Gamblers Anonymous versus Self-Help Debate

"Every human being is the author of their own health or disease." ~Buddha~

How instrumental is Gamblers Anonymous in overcoming gambling addiction? Is it more effective than self-help? Is Gamblers Anonymous considered self-help?
What works for you?

Here's my take on Gamblers Anonymous and what works for everyone......NOTHING. Nothing works for everyone. We are all different beings, with different beliefs, situations, tolerances, needs, abilities, understanding... on and on. It's great that we ARE all different too, otherwise there would be absolutely no variety of anything in life.

This is a similar question as the poll that Admin just posted...and I answered that it differs for everyone. Surely, Gamblers Anonymous is not going to work for someone who isn't open-minded to 12-Step programs. Professionally, it probably won't work for the person who can't be honest with themselves, let alone a counselor/psychiatrist. Self-help likely won't work for a person who can't be honest with themselves, and be vigilant in applying concepts on their own. It really does differ, and I for one am grateful that there are options for compulsive gamblers. I also believe that Gamblers Anonymous is a method of doing the steps, I am bringing about a progressive character change WITHIN myself. I also know it can be done with self-help alone...there are many here and at other sites that have done so.

I think the only intangible is effectiveness. There is no certain way to say absolutely that Gamblers Anonymous is better than self-help or self-help is better than Gamblers Anonymous in avoiding relapses. There are millions of compulsive gamblers in the world, and I'm sure there is no way to poll them, let alone follow them for the rest of their lives to get a good "statistic" regarding relapses.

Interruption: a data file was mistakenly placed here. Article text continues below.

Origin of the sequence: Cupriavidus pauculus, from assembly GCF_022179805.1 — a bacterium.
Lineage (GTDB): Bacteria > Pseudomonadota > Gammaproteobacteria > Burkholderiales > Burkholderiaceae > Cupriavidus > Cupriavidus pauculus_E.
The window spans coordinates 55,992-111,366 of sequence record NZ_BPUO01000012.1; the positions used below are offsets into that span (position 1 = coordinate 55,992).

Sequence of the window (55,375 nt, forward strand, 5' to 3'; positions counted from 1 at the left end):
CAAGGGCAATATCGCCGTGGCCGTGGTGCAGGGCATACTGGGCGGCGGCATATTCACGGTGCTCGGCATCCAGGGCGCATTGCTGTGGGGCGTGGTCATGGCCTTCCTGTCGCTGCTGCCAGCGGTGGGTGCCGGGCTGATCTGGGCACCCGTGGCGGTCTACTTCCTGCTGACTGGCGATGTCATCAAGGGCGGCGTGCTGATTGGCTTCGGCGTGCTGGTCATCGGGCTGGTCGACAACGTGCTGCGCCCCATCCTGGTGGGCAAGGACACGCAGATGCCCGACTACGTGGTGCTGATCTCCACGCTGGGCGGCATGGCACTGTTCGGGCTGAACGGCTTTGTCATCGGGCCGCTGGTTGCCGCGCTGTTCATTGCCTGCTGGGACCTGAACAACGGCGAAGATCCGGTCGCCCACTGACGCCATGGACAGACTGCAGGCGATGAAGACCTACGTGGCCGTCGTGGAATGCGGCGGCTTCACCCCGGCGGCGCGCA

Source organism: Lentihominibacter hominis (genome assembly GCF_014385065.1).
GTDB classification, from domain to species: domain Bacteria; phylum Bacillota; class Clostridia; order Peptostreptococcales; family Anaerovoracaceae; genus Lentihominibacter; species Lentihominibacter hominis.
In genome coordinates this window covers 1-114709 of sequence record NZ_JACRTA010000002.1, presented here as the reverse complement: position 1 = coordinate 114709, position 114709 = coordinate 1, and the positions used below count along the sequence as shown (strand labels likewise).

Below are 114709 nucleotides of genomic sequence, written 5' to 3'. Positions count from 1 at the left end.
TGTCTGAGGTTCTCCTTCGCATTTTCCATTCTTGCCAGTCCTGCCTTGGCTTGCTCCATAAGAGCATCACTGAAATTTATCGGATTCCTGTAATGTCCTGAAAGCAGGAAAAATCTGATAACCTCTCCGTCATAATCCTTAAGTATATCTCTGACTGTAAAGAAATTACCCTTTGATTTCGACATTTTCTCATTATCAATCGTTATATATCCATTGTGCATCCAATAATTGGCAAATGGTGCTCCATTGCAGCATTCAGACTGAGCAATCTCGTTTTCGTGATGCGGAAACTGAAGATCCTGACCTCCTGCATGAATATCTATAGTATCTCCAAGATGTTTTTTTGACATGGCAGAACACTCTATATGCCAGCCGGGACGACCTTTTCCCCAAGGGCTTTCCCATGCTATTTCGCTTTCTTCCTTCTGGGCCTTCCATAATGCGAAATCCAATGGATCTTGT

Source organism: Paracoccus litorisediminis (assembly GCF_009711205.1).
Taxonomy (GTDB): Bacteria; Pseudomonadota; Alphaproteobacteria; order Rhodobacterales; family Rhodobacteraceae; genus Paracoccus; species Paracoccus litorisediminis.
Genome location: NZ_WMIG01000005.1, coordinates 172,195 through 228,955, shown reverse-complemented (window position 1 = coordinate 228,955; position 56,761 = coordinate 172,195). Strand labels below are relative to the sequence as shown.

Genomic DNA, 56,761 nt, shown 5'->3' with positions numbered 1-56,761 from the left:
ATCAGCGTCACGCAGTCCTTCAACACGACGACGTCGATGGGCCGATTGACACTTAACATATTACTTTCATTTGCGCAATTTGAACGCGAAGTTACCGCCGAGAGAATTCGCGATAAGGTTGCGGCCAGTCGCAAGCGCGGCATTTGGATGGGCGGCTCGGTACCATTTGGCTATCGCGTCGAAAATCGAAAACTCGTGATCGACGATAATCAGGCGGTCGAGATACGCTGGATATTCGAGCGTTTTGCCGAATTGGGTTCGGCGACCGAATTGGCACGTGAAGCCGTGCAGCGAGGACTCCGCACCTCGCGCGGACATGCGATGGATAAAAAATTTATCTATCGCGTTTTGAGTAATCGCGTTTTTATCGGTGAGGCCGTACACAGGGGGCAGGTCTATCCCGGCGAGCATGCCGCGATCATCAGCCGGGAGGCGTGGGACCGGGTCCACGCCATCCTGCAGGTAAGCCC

Everyone has to find what works for them, and if one thing doesn't work, try another. And keep trying, until something "clicks."

Take care. Shelley.
I agree with Shelley here:

The most effective method of recovery is the one that works best for the individual, whether it's Gamblers Anonymous or self-help.

For me personally, self-help psychology worked extremely well. Gamblers Anonymous obviously works for some people and professional counseling works for others. I am sure that prayer alone will work for some also. Everything depends on the individual and their belief system and what they best respond to. We are all different.

I think people should be looking at the 'time factor'. How long before one is fully recovered? By fully recovered I mean, when a person has no more desire to gamble. Or at the very least can simply shrug off the feeling to gamble and carry on in a normal gamble-free Life, in the same way an ex-smoker, or ex-drinker does. The time factor might be shorter with Gamblers Anonymous or it might be shorter with self-help.

There is no instant cure for the vast majority of people. No magic pill and no single way that will work for everybody.

Self-help is not the way for everybody. Some people are too weak to even begin helping themselves. Before self-help they may benefit from professional counseling, until they have the strength to move on to self-help.